New York Times October 9 2021 Crossword Answers


The Times crossword puzzle is a British daily cryptic crossword popularised by its inclusion in the London newspaper The Times and inspired by similarly themed puzzles published in The New York Tribune since 1925. It is also one of the most widely distributed crosswords globally today.

The first crossword puzzle ever to appear in a nationally distributed newspaper was “Word-Cross”, which ran in the New York Sunday World on November 10, 1924. Will Weng, who was then the puzzles editor at the “New York Tribune”, had been approached by Walter Murphy, the editor of the Sunday supplement, with an idea for a new feature that would attract more readers to his section on Sundays; he wanted something like a combination of code and chess problems and believed.

Welcome to

WSJ has one of the best crosswords we’ve got our hands to and definitely our daily go to puzzle.

We’re two big fans of this puzzle and having solved Wall Street’s crosswords for almost a decade now we consider ourselves very knowledgeable on this one so we decided to create a blog where we post the solutions to every clue, every day.

Hello crossword puzzle lovers!

We know how challenging finding the right answer can get, so we are here to help you when you are stuck… On this page you can find all the answers to New York Times Crosswords.

We’ve been working for the past years to solve all the clues from the papers and online crosswords such as New York Times.

If you are looking for older ones use the search box or the calendar/archive.

NOTE: Click any of the clues below to find the answer

  • Travel item
  • Battle cry
  • Pop group?
  • Smart ___
  • Its national animal is the beaver
  • Sustainability indicator
  • Painter whose cataract surgery allowed him to see and paint in ultraviolet
  • Knee part, for short
  • ___ Richmond, former head of the Congressional Black Caucus and senior adviser to Joe Biden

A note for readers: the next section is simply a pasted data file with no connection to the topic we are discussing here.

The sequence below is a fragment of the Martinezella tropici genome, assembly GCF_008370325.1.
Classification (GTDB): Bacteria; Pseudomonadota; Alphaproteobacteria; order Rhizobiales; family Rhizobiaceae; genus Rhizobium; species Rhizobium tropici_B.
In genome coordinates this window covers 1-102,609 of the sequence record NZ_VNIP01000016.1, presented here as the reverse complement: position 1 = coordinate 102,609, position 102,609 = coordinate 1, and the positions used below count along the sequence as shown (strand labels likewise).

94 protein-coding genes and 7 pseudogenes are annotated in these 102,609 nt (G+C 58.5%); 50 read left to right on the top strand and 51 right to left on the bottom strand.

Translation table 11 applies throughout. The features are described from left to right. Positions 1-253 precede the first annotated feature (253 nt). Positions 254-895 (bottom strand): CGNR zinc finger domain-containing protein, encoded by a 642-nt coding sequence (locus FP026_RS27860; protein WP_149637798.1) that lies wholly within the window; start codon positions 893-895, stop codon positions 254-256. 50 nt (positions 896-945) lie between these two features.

• Order in the court
  • Certain exotic pets
  • Dishevel
  • Baseball team whose mascot is Screech the eagle, familiarly
  • Sinking fastballs
  • Ron who played Tarzan
  • Start of a count
  • Conductor’s cry
  • Popular podcast genre
  • Advanced degree
  • Equal opportunity
  • Local legends
  • Dance move
  • Egglike
  • Sticky candy?
  • “Bam!” chef
  • “That’s gotta hurt”
  • Where you might get the ball rolling
  • Arm muscle, slangily
  • Place
  • The Grim, in the Harry Potter books
  • Fig. often written with X’s
  • Shapes of some dog treats
  • Soft or hard finish
  • Big shot?
  • More than discouraged
  • Part of a Navy officer’s rotation
  • Luxury vehicles since 1986
  • Ephemeral palaces
  • ___-o’-shanter
  • Hoity-toity type
  • Die out
  • Some stand concessions
  • Velocity, e.g.
  • ___ film
  • Purpose of a pass
  • Shapes
  • Hullabaloo
  • Repair
  • Strauss’s “Also ___ Zarathustra”
  • Scales up?
  • Much-covered New Orleans standard based on Mardi Gras chants
  • Relays, e.g.
  • Ripped
  • Arc-shaped musical notation
  • Disney redhead
  • Bit of auto design inspired by the jet age
  • Easygoing
  • One may be personal
  • Spartan, e.g.
  • Blows away
  • Keep one’s head down
  • Units of land, with or without the first letter
  • [I can’t believe what I just read]
  • Okonkwo’s people in “Things Fall Apart”
  • Left on board, say
  • Boo-boo
  • “Help!,” for example
  • It’s all over the papers
  • The crossword-puzzle fad that followed eventually led to the creation of many similar puzzles in other newspapers, including some with distinctly different rules from the “New York Times”.

    By 1930, Weng felt that the puzzle was growing stale. He wanted to shake things up a bit by adding an entire new level of challenge on top of what had been there before.

    Weng called upon his friend Margaret Farrar (1904–1974) to help him edit and construct a brand-new cryptic crossword which would appear for the first time on Sunday January 2, 1932. The puzzle required entrants not only to fill in standard synonym squares but also to answer clues which required them to solve a second level.